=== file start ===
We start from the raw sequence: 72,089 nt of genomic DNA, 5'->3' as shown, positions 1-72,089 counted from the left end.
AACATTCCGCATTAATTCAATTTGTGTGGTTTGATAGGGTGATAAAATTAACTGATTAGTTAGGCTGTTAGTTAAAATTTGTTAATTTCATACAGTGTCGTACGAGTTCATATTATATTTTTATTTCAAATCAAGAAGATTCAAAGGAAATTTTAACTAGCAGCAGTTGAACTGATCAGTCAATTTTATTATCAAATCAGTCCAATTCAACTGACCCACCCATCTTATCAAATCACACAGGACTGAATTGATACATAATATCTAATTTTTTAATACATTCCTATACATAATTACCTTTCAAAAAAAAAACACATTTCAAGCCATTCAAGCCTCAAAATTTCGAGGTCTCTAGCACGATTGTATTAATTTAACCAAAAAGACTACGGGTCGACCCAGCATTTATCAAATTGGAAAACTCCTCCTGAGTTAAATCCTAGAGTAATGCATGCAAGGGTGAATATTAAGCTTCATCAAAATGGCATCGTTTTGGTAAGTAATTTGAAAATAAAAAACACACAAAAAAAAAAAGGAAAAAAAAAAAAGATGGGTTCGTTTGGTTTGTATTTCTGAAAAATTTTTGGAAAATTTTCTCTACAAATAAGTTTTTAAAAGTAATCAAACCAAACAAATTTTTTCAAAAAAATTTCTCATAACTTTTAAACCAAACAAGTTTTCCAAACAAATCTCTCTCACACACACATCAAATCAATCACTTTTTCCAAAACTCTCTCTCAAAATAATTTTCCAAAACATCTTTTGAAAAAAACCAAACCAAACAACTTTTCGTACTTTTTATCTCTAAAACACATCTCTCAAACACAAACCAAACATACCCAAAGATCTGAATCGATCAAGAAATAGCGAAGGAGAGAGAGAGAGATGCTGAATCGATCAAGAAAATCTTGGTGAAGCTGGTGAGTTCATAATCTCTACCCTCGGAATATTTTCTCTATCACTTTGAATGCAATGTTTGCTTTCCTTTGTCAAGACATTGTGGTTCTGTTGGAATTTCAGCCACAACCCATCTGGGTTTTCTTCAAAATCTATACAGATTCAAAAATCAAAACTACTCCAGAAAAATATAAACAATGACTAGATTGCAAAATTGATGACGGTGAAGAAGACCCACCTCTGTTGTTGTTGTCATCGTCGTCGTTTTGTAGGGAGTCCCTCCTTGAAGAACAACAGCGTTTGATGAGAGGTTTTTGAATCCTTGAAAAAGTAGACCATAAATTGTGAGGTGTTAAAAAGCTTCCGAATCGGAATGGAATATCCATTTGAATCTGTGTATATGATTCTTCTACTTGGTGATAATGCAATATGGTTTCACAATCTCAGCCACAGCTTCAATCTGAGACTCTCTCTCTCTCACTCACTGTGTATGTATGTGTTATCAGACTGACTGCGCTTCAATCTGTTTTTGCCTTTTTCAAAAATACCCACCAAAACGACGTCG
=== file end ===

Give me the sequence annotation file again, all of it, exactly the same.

We start from the raw sequence: 72,089 nt of genomic DNA, 5'->3' as shown, positions 1-72,089 counted from the left end.
AACATTCCGCATTAATTCAATTTGTGTGGTTTGATAGGGTGATAAAATTAACTGATTAGTTAGGCTGTTAGTTAAAATTTGTTAATTTCATACAGTGTCGTACGAGTTCATATTATATTTTTATTTCAAATCAAGAAGATTCAAAGGAAATTTTAACTAGCAGCAGTTGAACTGATCAGTCAATTTTATTATCAAATCAGTCCAATTCAACTGACCCACCCATCTTATCAAATCACACAGGACTGAATTGATACATAATATCTAATTTTTTAATACATTCCTATACATAATTACCTTTCAAAAAAAAAACACATTTCAAGCCATTCAAGCCTCAAAATTTCGAGGTCTCTAGCACGATTGTATTAATTTAACCAAAAAGACTACGGGTCGACCCAGCATTTATCAAATTGGAAAACTCCTCCTGAGTTAAATCCTAGAGTAATGCATGCAAGGGTGAATATTAAGCTTCATCAAAATGGCATCGTTTTGGTAAGTAATTTGAAAATAAAAAACACACAAAAAAAAAAAGGAAAAAAAAAAAAGATGGGTTCGTTTGGTTTGTATTTCTGAAAAATTTTTGGAAAATTTTCTCTACAAATAAGTTTTTAAAAGTAATCAAACCAAACAAATTTTTTCAAAAAAATTTCTCATAACTTTTAAACCAAACAAGTTTTCCAAACAAATCTCTCTCACACACACATCAAATCAATCACTTTTTCCAAAACTCTCTCTCAAAATAATTTTCCAAAACATCTTTTGAAAAAAACCAAACCAAACAACTTTTCGTACTTTTTATCTCTAAAACACATCTCTCAAACACAAACCAAACATACCCAAAGATCTGAATCGATCAAGAAATAGCGAAGGAGAGAGAGAGAGATGCTGAATCGATCAAGAAAATCTTGGTGAAGCTGGTGAGTTCATAATCTCTACCCTCGGAATATTTTCTCTATCACTTTGAATGCAATGTTTGCTTTCCTTTGTCAAGACATTGTGGTTCTGTTGGAATTTCAGCCACAACCCATCTGGGTTTTCTTCAAAATCTATACAGATTCAAAAATCAAAACTACTCCAGAAAAATATAAACAATGACTAGATTGCAAAATTGATGACGGTGAAGAAGACCCACCTCTGTTGTTGTTGTCATCGTCGTCGTTTTGTAGGGAGTCCCTCCTTGAAGAACAACAGCGTTTGATGAGAGGTTTTTGAATCCTTGAAAAAGTAGACCATAAATTGTGAGGTGTTAAAAAGCTTCCGAATCGGAATGGAATATCCATTTGAATCTGTGTATATGATTCTTCTACTTGGTGATAATGCAATATGGTTTCACAATCTCAGCCACAGCTTCAATCTGAGACTCTCTCTCTCTCACTCACTGTGTATGTATGTGTTATCAGACTGACTGCGCTTCAATCTGTTTTTGCCTTTTTCAAAAATACCCACCAAAACGACGTCG